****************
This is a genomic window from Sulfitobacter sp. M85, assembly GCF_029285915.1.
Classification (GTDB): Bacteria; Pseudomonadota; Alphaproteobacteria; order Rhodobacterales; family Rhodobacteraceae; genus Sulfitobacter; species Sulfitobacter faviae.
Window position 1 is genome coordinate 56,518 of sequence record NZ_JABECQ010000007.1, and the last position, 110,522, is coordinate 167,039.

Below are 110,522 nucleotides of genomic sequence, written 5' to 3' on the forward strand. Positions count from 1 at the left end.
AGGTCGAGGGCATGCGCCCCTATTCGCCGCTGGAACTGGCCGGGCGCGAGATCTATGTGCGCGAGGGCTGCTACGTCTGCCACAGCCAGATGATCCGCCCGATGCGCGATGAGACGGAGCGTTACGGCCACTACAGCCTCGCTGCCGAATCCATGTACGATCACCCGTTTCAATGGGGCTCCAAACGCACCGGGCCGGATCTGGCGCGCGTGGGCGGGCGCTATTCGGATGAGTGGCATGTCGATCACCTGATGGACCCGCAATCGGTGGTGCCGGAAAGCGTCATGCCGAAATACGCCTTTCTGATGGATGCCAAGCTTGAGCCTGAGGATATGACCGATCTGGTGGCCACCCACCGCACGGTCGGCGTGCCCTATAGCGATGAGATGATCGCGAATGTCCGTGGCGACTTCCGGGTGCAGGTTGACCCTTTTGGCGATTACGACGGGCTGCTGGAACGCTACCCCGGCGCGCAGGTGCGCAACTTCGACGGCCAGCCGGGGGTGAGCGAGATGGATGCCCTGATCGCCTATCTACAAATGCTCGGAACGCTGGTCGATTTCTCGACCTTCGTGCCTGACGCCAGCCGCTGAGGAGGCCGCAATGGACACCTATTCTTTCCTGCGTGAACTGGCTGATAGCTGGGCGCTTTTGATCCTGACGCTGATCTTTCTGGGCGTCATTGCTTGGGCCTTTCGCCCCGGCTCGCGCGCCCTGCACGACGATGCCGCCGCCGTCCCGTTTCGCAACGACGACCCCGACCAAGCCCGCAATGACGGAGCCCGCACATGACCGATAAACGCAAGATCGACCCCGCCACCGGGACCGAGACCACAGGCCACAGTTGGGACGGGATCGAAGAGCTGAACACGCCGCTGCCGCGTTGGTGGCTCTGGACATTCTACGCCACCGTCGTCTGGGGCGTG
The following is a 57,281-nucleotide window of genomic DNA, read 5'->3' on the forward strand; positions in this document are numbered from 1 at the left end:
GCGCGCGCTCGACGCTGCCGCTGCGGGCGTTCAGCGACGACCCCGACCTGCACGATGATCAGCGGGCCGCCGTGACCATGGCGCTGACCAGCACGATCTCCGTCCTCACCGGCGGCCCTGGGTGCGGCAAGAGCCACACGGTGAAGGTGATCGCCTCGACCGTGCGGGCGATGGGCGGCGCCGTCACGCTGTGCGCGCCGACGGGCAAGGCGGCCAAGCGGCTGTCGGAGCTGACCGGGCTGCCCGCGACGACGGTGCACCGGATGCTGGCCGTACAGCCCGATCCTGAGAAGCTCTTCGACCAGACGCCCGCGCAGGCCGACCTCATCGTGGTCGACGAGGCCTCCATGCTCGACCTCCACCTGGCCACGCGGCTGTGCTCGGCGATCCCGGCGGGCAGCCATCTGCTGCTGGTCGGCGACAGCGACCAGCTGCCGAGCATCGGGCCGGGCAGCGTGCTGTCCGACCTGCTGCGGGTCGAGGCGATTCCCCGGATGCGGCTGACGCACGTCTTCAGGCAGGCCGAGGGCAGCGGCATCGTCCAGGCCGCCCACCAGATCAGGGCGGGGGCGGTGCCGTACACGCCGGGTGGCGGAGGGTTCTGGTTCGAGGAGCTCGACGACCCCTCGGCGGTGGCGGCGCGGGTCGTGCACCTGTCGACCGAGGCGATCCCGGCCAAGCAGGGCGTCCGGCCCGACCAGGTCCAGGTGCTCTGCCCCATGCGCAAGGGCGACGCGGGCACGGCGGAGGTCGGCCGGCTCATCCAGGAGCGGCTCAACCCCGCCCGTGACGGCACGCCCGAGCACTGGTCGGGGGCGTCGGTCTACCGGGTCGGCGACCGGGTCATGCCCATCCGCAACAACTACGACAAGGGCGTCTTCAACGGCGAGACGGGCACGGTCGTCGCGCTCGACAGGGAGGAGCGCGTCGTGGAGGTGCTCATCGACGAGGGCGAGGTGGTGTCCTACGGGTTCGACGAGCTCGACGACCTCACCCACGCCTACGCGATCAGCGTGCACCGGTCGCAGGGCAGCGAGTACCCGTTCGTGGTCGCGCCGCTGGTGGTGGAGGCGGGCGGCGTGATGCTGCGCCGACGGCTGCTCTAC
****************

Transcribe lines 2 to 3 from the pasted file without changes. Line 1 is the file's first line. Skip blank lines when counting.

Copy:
Classification (GTDB): Bacteria; Pseudomonadota; Alphaproteobacteria; order Rhodobacterales; family Rhodobacteraceae; genus Sulfitobacter; species Sulfitobacter faviae.
Window position 1 is genome coordinate 56,518 of sequence record NZ_JABECQ010000007.1, and the last position, 110,522, is coordinate 167,039.